“When all else fails, philosophize.”
― J.M. Coetzee, Disgrace
Some of the African nations were ruled by British directly or indirectly. Their rule brought misery to the natives, as British were busy exploiting them.
Pattern of exploitation was similar to what they did in India. Grab the best land, turn natives into unpaid/low paid labour and always practice apartheid to spread the myth of superiority of white race.
Here we will talk about three nations- Egypt, Kenya and South Africa. The literature of these countries is influenced by policies of British.
Egypt was part of Ottoman Empire, after defeat of Turkey in First World War, the British occupied Egypt. This occupation was resisted by Egyptians leading to revolution of 1919, to get rid of British and make Egypt independent.
British tried to crush the rebellion, resulting in death of hundreds of Egyptians.
“An Englishman – in other words, the kind of man he imagined to embody all the perfections of the human race.”
-Naguib Mahfouz, Palace Walk
Naguib Mahfouz was an Egyptian writer, who lived in Cairo. He was influenced by events of 1919, and wrote novels on the subject, popularly called as “Cairo Trilogy”.
“You could say … that the one thing which most shook the security of my childhood was the 1919 revolution”
The Cairo Trilogy is a three-part family saga, centred on al-Sayyid Ahmad Abd al-Jawad and his family — his wife Amina and their children and subsequently his grandchildren. He has three sons- Fahmy, Yasin and Kamal and two daughters Aisha and Khadija. The trilogy also covers story of Khadija’s sons Abd al-Muni’m and Ahmad. The novels roughly cover period between two World Wars.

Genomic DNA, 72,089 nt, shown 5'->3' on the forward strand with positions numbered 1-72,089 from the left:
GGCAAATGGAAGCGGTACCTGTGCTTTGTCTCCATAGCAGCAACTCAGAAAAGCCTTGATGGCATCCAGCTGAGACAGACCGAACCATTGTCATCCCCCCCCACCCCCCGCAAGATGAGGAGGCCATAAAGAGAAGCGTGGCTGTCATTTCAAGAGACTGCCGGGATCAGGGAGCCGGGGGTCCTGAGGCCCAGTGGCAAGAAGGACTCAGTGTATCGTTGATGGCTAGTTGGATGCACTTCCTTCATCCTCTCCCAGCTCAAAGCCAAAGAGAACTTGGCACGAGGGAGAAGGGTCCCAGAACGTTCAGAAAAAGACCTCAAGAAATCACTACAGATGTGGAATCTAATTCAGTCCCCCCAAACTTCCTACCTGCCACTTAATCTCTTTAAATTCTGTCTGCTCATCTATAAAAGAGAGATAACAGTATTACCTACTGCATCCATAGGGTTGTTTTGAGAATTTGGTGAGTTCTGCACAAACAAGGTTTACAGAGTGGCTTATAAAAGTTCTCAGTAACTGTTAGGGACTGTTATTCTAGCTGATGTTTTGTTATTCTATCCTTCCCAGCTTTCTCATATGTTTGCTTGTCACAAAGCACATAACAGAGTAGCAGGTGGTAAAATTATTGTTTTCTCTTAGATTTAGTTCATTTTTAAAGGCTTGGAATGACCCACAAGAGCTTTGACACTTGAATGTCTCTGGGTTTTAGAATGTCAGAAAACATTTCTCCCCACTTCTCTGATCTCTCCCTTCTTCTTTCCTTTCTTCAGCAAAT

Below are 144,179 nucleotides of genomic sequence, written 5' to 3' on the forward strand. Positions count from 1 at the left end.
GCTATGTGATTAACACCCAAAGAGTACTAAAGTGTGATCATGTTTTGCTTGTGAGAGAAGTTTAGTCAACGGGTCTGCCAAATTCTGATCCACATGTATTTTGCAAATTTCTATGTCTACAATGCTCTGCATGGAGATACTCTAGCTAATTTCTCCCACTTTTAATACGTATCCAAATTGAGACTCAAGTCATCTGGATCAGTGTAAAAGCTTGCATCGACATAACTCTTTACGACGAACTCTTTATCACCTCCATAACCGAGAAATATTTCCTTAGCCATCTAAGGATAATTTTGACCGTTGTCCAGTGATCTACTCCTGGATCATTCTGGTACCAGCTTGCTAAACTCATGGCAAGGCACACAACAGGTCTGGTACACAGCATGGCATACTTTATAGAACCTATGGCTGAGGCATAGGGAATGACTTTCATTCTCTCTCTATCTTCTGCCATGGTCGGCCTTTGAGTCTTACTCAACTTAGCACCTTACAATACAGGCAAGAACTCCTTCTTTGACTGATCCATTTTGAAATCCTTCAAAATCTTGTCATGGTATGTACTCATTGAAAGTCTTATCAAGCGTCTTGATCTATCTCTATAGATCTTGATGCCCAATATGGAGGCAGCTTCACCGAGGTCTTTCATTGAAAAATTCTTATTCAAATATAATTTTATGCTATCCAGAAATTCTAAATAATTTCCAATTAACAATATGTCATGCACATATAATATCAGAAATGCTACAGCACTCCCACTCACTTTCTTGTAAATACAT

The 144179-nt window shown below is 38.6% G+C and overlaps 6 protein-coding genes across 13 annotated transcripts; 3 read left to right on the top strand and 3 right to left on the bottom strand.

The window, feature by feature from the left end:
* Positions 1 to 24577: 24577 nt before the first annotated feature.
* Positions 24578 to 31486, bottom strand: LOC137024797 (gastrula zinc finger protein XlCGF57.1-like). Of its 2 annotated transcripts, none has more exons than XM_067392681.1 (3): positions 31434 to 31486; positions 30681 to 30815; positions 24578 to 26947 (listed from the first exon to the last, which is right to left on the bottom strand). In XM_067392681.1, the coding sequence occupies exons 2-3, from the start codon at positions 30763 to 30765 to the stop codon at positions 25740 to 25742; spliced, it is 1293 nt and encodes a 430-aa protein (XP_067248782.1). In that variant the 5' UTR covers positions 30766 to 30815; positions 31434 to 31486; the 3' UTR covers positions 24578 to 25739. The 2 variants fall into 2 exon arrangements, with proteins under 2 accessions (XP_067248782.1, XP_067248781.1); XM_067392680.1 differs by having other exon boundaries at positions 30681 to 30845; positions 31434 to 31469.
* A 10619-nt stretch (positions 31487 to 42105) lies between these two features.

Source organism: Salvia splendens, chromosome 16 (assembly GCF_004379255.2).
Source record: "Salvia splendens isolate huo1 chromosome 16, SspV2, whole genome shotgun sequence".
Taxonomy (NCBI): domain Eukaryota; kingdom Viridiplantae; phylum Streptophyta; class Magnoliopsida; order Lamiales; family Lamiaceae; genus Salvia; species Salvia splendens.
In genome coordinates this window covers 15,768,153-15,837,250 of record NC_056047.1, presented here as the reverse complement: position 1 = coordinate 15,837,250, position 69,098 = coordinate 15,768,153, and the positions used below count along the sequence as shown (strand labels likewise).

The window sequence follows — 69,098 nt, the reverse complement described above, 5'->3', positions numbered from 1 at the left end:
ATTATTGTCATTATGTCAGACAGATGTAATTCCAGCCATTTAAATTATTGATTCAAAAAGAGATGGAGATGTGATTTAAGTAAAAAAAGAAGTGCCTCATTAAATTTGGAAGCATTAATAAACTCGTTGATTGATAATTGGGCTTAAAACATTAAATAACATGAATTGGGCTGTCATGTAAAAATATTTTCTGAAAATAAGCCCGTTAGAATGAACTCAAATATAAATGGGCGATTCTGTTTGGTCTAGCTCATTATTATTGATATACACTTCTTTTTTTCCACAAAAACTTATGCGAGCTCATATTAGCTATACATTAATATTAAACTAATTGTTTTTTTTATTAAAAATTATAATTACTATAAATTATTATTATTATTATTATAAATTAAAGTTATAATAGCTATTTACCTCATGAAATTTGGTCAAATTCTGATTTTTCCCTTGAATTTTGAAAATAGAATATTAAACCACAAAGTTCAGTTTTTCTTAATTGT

Mahfouz presents the story in distinct chunks, rather than one continuous whole: “Palace Walk” covers the period from 1917 to 1919, “Palace of Desire” jumps ahead and covers the period from 1924 to 1927, and “Sugar Street” covers the period 1935 to 1944.
“Ignorance is your crime, ignorance … ignorance … ignorance. My father’s the manifestation of ignorant harshness and you of ignorant tenderness. As long as I live, I’ll remain the victim of the two opposites.”
-Kamal in Palace Walk
Mahfouz was awarded the Nobel Prize for Literature in 1988.
While Mahfouz was influenced by revolution of 1919, Kenyan writer Ngũgĩ wa Thiong’o was influenced by Mau Mau rebellion of Kenya.
Ngugi is Kenyan writer belonging to Kikuyu community. In 1950’s the British started grabbing land belonging to Kikuyu community. It resulted in protest by Kikuyu, which resulted in Mau Mau rebellion again British occupation of Kenya. The British tried to crush the rebellion by killing and detaining thousands of Kenyans.
His first novel “Weep Not, Child” is about young boy Njoroge and white landowner Mr. Howlands. Some family members of Njoroge’s family are involved in Mau Mau rebellion; this is used as an excuse by Howlands to beat Njoroge and his father Ngotho. Howlands gets support from another rich African Jacobo. Now comes the Hindi filmi twist- Njoroge is in love with Jacobo’s daughter Mwihaki. Unfortunately novel does not have happy ending. Njoroge who is good is studies gets thrown out of school, Mwihaki leaves him, Ngotho dies and finally Njoroge ends up feeling hopeless after failed suicide attempt.
His other novel “Grain of Wheat” also has Mau Mau rebellion in background. Indians will find it easy to identify with the characters in novel.
Story starts with hero called Gikonyo who is a carpenter, he is married to Mumbi. Mumbi’s brother Kihika is revolutionary, who kills a hated British officer. But Kihika gets caught and is hanged. People suspect guy called Karanja must have betrayed Kihika. To complicated story Mumbi has affair with Karanja. Finally it is found that a guy called Mugo, whom people consider as hero is actually a villain and he betrayed Kihika. There is also an angrez villain called John Thomson.